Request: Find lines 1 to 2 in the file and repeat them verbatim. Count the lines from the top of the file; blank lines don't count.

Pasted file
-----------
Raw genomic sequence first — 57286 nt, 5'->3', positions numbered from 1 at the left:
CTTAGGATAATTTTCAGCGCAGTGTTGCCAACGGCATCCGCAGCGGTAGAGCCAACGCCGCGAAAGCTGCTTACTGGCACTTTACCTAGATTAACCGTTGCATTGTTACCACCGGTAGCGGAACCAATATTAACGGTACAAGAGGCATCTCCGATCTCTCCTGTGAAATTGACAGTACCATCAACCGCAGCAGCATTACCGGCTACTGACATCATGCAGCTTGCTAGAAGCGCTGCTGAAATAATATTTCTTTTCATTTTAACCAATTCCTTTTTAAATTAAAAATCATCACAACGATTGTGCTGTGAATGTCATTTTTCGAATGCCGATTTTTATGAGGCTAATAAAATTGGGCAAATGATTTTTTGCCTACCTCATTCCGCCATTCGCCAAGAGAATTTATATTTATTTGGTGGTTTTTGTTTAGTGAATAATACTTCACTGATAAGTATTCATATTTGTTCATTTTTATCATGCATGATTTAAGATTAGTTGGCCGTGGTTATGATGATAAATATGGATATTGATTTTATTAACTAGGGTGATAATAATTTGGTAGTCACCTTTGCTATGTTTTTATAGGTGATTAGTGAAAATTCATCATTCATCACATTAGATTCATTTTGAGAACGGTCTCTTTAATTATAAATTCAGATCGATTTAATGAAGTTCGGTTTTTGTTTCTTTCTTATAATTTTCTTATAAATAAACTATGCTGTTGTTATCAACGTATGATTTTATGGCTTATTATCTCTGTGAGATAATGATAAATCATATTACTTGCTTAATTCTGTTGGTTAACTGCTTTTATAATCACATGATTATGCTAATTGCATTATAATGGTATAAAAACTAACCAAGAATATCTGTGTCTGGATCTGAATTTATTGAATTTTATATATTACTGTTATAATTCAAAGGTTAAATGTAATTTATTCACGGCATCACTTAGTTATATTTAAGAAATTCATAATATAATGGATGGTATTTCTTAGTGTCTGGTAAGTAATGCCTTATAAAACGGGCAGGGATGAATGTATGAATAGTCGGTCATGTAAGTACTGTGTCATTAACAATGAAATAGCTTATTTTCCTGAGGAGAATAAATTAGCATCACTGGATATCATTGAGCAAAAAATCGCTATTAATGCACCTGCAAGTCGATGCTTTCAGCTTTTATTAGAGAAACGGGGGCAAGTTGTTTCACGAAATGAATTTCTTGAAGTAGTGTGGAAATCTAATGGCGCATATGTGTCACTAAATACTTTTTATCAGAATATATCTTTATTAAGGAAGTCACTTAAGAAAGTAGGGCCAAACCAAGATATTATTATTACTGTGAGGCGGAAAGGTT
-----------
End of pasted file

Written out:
Raw genomic sequence first — 57286 nt, 5'->3', positions numbered from 1 at the left:
CTTAGGATAATTTTCAGCGCAGTGTTGCCAACGGCATCCGCAGCGGTAGAGCCAACGCCGCGAAAGCTGCTTACTGGCACTTTACCTAGATTAACCGTTGCATTGTTACCACCGGTAGCGGAACCAATATTAACGGTACAAGAGGCATCTCCGATCTCTCCTGTGAAATTGACAGTACCATCAACCGCAGCAGCATTACCGGCTACTGACATCATGCAGCTTGCTAGAAGCGCTGCTGAAATAATATTTCTTTTCATTTTAACCAATTCCTTTTTAAATTAAAAATCATCACAACGATTGTGCTGTGAATGTCATTTTTCGAATGCCGATTTTTATGAGGCTAATAAAATTGGGCAAATGATTTTTTGCCTACCTCATTCCGCCATTCGCCAAGAGAATTTATATTTATTTGGTGGTTTTTGTTTAGTGAATAATACTTCACTGATAAGTATTCATATTTGTTCATTTTTATCATGCATGATTTAAGATTAGTTGGCCGTGGTTATGATGATAAATATGGATATTGATTTTATTAACTAGGGTGATAATAATTTGGTAGTCACCTTTGCTATGTTTTTATAGGTGATTAGTGAAAATTCATCATTCATCACATTAGATTCATTTTGAGAACGGTCTCTTTAATTATAAATTCAGATCGATTTAATGAAGTTCGGTTTTTGTTTCTTTCTTATAATTTTCTTATAAATAAACTATGCTGTTGTTATCAACGTATGATTTTATGGCTTATTATCTCTGTGAGATAATGATAAATCATATTACTTGCTTAATTCTGTTGGTTAACTGCTTTTATAATCACATGATTATGCTAATTGCATTATAATGGTATAAAAACTAACCAAGAATATCTGTGTCTGGATCTGAATTTATTGAATTTTATATATTACTGTTATAATTCAAAGGTTAAATGTAATTTATTCACGGCATCACTTAGTTATATTTAAGAAATTCATAATATAATGGATGGTATTTCTTAGTGTCTGGTAAGTAATGCCTTATAAAACGGGCAGGGATGAATGTATGAATAGTCGGTCATGTAAGTACTGTGTCATTAACAATGAAATAGCTTATTTTCCTGAGGAGAATAAATTAGCATCACTGGATATCATTGAGCAAAAAATCGCTATTAATGCACCTGCAAGTCGATGCTTTCAGCTTTTATTAGAGAAACGGGGGCAAGTTGTTTCACGAAATGAATTTCTTGAAGTAGTGTGGAAATCTAATGGCGCATATGTGTCACTAAATACTTTTTATCAGAATATATCTTTATTAAGGAAGTCACTTAAGAAAGTAGGGCCAAACCAAGATATTATTATTACTGTGAGGCGGAAAGGTT